Wednesday, 29 November 2006

Craigslist & the Communications Decency Act

Craig Newmark, chairman and founder of Craigslist.orgThe well-known web site, Craigslist, was involved in a recent lawsuit involving the Communications Decency Act ("CDA"). This case is of particular interest to Internet marketers and goes by the formal case name of Chicago Lawyers' Committee for Civil Rights Under the Law, Inc v. Craigslist, Inc.

In this case, which was heard in the Federal District Court for the Northern District of Illinois, the Court basically held that the Communications Decency Act ("CDA") immunizes the defendant, Craigslist, Inc. ("Craigslist") from liability for publishing housing ads authored by third parties that allegedly violated the Fair Housing Act, 42 U.S.C. § 3604(c) ("FHA").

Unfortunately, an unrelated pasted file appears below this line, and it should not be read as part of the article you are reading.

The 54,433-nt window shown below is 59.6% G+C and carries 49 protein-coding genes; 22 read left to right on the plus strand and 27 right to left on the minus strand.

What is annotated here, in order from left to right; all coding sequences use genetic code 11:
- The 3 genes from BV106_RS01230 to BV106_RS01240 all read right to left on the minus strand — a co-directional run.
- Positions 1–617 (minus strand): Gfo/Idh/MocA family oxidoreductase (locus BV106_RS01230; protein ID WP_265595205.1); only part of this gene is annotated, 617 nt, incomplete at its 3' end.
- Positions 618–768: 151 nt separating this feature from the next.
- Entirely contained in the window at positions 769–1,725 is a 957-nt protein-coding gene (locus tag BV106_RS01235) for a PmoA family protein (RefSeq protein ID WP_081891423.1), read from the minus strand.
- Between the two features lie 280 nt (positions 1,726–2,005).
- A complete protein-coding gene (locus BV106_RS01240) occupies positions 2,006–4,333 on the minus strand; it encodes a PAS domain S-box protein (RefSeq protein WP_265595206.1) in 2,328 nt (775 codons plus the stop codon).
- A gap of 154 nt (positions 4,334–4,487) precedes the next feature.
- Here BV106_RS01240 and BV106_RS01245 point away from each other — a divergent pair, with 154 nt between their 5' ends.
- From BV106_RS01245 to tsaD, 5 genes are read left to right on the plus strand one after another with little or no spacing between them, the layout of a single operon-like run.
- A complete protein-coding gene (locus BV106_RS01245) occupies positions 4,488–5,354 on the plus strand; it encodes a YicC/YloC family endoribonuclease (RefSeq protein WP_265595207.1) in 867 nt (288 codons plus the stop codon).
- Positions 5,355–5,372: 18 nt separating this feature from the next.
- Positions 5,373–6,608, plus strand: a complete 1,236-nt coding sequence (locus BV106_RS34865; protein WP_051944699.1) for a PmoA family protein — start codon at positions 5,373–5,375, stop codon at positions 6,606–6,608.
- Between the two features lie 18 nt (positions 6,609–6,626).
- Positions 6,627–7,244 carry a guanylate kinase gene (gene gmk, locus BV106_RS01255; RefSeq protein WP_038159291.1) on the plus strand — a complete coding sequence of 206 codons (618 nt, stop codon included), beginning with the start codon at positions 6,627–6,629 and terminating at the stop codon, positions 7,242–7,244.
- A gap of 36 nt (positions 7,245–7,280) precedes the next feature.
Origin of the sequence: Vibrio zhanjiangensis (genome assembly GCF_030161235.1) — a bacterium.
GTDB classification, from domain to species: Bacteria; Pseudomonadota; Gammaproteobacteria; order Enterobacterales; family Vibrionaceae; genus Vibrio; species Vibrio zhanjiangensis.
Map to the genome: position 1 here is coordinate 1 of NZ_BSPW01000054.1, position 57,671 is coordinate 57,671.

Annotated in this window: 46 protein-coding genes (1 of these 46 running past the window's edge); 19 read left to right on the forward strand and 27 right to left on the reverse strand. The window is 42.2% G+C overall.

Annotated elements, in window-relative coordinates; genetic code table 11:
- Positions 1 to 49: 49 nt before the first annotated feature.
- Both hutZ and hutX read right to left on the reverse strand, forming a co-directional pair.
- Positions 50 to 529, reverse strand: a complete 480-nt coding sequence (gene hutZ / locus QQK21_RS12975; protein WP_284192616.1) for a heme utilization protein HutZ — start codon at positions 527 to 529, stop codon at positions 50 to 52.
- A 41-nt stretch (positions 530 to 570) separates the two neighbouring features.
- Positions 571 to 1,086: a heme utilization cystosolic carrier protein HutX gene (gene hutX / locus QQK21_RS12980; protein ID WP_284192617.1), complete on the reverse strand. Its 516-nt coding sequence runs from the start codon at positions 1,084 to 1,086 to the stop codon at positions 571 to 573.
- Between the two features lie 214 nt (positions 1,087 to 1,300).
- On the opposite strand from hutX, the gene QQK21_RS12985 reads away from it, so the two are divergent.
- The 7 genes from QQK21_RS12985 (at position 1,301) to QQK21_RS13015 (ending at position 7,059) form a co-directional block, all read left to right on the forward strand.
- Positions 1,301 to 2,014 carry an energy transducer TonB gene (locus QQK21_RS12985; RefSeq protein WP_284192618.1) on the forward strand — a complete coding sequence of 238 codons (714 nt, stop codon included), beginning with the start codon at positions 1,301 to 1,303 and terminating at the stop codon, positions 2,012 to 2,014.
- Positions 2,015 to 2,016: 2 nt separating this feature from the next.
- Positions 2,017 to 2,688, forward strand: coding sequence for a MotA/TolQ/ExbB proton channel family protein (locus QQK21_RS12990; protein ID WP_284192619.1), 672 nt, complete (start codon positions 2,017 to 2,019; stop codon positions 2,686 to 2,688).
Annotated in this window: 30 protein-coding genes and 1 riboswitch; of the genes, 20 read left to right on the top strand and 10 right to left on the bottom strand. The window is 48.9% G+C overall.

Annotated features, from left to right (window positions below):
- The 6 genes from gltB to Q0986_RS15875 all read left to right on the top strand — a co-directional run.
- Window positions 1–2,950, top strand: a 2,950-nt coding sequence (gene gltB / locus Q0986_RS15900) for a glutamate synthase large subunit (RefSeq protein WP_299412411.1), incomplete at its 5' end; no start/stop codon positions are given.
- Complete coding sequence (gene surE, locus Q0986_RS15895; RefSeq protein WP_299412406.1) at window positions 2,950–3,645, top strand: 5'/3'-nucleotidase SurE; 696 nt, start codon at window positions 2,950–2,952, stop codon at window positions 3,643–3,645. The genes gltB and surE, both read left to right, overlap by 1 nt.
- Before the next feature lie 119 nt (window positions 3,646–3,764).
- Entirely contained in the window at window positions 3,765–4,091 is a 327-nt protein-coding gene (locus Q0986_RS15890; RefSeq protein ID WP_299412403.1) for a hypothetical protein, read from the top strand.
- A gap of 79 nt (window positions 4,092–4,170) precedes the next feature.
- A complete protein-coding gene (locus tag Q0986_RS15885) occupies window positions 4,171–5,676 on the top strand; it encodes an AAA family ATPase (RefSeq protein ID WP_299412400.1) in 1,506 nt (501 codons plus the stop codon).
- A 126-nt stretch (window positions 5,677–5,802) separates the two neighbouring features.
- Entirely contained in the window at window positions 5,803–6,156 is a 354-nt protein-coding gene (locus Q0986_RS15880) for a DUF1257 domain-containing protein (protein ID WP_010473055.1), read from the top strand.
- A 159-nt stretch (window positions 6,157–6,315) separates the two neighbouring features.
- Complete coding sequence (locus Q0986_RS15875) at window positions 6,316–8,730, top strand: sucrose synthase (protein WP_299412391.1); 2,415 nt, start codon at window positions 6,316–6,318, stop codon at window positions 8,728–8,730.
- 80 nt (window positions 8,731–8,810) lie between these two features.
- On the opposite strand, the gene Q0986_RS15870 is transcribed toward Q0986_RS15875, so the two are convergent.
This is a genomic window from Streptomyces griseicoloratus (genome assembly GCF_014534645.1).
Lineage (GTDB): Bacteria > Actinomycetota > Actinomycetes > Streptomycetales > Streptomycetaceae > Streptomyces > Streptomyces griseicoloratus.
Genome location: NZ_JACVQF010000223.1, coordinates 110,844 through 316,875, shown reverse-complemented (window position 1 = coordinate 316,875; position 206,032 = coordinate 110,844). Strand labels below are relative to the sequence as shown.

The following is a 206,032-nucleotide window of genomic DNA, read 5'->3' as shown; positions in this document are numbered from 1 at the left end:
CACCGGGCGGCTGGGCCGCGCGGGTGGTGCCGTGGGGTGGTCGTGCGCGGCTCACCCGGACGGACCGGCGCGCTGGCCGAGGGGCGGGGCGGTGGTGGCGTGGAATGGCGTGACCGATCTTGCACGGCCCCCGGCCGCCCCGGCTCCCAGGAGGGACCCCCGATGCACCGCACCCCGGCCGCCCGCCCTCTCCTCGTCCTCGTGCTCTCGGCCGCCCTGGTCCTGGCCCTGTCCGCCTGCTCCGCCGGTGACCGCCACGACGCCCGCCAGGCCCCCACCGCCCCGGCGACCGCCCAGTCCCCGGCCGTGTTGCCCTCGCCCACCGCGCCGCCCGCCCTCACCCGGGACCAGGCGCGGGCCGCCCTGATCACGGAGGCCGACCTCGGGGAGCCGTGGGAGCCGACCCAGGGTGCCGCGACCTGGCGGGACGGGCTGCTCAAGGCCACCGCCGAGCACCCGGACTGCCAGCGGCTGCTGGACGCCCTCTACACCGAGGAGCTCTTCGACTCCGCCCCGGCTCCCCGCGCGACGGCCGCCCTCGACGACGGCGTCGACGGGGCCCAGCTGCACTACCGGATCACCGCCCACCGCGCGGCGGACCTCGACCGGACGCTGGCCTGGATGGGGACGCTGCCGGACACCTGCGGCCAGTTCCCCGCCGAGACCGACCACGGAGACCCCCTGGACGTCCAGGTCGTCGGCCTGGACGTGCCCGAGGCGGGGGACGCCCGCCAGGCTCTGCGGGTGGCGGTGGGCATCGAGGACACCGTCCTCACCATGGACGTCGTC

So, what does this case mean for U.S. Internet marketers? Basically, what this ruling means is that, if you display ads on your web site, provided those ads were authored by someone else, you cannot be liable for displaying those ads on your site even if they are illegal and you would be liable had you authored them yourself.

Proviso: This case was heard in a local federal court, so the law may be different outside of the Northern District of Illinois but if other jurisdictions rule differently on this issue, the issue could end up in the U.S. Supreme Court.

For a fuller discussion of this case, and a related case also involving the CDA, read this post.

What is Craigslist? Craigslist is "a web site that publishes local classified ads and forums for 450 cities worldwide" and is, at the time of writing, the 33rd most popular web site on the Internet, according to Craigslist also disproves the theory that you need a sexy design in order to have a successful web site!


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